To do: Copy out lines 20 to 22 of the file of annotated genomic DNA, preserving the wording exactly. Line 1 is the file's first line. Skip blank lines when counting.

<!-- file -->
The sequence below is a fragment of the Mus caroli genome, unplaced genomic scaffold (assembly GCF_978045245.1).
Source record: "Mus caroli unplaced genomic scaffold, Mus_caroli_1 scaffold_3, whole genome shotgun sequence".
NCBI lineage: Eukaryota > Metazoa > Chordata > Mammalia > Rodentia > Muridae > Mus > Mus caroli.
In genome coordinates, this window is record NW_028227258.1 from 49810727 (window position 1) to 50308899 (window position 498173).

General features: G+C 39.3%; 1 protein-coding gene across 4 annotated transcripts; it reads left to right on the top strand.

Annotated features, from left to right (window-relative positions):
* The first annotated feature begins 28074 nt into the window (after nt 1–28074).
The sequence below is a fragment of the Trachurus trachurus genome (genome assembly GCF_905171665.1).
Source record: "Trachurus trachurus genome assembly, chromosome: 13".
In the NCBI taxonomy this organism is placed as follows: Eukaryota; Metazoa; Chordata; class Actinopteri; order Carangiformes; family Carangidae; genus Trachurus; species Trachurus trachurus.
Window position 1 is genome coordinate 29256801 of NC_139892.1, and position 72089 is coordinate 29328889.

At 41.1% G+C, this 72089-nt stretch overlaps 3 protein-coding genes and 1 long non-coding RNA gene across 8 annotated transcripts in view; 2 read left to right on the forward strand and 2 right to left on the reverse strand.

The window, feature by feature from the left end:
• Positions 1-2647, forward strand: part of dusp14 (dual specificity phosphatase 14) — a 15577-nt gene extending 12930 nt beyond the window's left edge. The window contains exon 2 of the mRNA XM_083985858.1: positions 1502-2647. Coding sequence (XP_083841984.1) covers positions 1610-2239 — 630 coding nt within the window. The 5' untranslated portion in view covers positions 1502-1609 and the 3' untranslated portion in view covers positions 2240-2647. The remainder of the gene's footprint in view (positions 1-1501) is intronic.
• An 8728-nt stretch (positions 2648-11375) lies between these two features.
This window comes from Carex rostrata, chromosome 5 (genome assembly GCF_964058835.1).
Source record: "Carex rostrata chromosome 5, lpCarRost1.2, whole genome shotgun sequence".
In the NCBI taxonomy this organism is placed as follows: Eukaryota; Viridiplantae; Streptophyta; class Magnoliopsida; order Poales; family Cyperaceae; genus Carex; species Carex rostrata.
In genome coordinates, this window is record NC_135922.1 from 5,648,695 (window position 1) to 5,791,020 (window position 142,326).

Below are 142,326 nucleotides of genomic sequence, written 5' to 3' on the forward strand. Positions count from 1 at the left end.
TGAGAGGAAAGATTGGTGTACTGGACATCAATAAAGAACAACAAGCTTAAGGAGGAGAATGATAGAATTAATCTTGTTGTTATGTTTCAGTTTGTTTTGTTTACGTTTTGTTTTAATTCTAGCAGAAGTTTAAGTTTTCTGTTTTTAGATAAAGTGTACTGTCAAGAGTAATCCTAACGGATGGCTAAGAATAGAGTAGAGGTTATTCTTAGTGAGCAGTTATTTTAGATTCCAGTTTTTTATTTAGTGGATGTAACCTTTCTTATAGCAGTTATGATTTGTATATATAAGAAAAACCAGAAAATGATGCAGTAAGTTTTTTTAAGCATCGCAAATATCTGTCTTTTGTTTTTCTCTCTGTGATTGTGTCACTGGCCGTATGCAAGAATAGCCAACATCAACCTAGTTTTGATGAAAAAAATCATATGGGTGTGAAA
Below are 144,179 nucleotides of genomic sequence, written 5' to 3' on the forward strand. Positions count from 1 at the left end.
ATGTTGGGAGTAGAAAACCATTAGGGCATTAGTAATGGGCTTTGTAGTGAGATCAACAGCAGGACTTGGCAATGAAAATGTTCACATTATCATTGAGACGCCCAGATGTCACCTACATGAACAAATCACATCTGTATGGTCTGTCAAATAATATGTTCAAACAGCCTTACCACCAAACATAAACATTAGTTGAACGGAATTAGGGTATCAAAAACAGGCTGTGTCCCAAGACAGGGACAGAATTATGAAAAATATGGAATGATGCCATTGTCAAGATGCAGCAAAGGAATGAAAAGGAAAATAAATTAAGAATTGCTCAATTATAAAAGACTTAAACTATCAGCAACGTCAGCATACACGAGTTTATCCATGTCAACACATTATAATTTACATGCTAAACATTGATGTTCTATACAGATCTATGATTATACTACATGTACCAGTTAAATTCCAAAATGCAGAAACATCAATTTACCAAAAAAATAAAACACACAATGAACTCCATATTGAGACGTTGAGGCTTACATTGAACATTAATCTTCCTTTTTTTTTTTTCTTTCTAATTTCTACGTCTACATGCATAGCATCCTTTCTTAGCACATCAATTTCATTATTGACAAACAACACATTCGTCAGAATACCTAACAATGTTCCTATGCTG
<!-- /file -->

Below are 142,326 nucleotides of genomic sequence, written 5' to 3' on the forward strand. Positions count from 1 at the left end.
TGAGAGGAAAGATTGGTGTACTGGACATCAATAAAGAACAACAAGCTTAAGGAGGAGAATGATAGAATTAATCTTGTTGTTATGTTTCAGTTTGTTTTGTTTACGTTTTGTTTTAATTCTAGCAGAAGTTTAAGTTTTCTGTTTTTAGATAAAGTGTACTGTCAAGAGTAATCCTAACGGATGGCTAAGAATAGAGTAGAGGTTATTCTTAGTGAGCAGTTATTTTAGATTCCAGTTTTTTATTTAGTGGATGTAACCTTTCTTATAGCAGTTATGATTTGTATATATAAGAAAAACCAGAAAATGATGCAGTAAGTTTTTTTAAGCATCGCAAATATCTGTCTTTTGTTTTTCTCTCTGTGATTGTGTCACTGGCCGTATGCAAGAATAGCCAACATCAACCTAGTTTTGATGAAAAAAATCATATGGGTGTGAAA
Below are 144,179 nucleotides of genomic sequence, written 5' to 3' on the forward strand. Positions count from 1 at the left end.